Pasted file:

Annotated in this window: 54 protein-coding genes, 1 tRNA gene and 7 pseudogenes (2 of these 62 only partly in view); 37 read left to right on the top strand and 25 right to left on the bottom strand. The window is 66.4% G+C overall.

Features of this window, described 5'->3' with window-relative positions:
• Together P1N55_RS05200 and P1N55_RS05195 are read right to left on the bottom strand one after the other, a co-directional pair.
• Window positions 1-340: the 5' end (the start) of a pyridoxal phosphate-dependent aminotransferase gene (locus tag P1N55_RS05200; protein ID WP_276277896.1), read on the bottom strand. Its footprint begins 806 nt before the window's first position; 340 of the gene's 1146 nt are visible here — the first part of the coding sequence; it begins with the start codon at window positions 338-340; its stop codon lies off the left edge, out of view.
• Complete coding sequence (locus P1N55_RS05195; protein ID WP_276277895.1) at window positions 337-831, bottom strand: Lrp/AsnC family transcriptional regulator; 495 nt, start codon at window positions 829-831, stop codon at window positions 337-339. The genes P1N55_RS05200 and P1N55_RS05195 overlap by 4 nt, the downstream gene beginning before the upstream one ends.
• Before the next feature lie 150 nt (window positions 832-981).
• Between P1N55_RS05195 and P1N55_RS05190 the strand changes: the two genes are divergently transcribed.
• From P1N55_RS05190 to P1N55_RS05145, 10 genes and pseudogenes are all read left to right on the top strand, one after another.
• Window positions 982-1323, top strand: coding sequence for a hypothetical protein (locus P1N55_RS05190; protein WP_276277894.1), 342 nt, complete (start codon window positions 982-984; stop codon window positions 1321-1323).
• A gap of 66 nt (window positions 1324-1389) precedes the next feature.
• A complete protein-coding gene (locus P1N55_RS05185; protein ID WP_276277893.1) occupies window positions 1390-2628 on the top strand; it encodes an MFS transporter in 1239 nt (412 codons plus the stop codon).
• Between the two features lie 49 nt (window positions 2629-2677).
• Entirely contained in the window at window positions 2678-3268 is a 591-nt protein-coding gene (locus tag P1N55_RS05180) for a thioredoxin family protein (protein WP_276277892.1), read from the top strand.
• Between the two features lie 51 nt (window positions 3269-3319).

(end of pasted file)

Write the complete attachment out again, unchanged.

Annotated in this window: 54 protein-coding genes, 1 tRNA gene and 7 pseudogenes (2 of these 62 only partly in view); 37 read left to right on the top strand and 25 right to left on the bottom strand. The window is 66.4% G+C overall.

Features of this window, described 5'->3' with window-relative positions:
• Together P1N55_RS05200 and P1N55_RS05195 are read right to left on the bottom strand one after the other, a co-directional pair.
• Window positions 1-340: the 5' end (the start) of a pyridoxal phosphate-dependent aminotransferase gene (locus tag P1N55_RS05200; protein ID WP_276277896.1), read on the bottom strand. Its footprint begins 806 nt before the window's first position; 340 of the gene's 1146 nt are visible here — the first part of the coding sequence; it begins with the start codon at window positions 338-340; its stop codon lies off the left edge, out of view.
• Complete coding sequence (locus P1N55_RS05195; protein ID WP_276277895.1) at window positions 337-831, bottom strand: Lrp/AsnC family transcriptional regulator; 495 nt, start codon at window positions 829-831, stop codon at window positions 337-339. The genes P1N55_RS05200 and P1N55_RS05195 overlap by 4 nt, the downstream gene beginning before the upstream one ends.
• Before the next feature lie 150 nt (window positions 832-981).
• Between P1N55_RS05195 and P1N55_RS05190 the strand changes: the two genes are divergently transcribed.
• From P1N55_RS05190 to P1N55_RS05145, 10 genes and pseudogenes are all read left to right on the top strand, one after another.
• Window positions 982-1323, top strand: coding sequence for a hypothetical protein (locus P1N55_RS05190; protein WP_276277894.1), 342 nt, complete (start codon window positions 982-984; stop codon window positions 1321-1323).
• A gap of 66 nt (window positions 1324-1389) precedes the next feature.
• A complete protein-coding gene (locus P1N55_RS05185; protein ID WP_276277893.1) occupies window positions 1390-2628 on the top strand; it encodes an MFS transporter in 1239 nt (412 codons plus the stop codon).
• Between the two features lie 49 nt (window positions 2629-2677).
• Entirely contained in the window at window positions 2678-3268 is a 591-nt protein-coding gene (locus tag P1N55_RS05180) for a thioredoxin family protein (protein WP_276277892.1), read from the top strand.
• Between the two features lie 51 nt (window positions 3269-3319).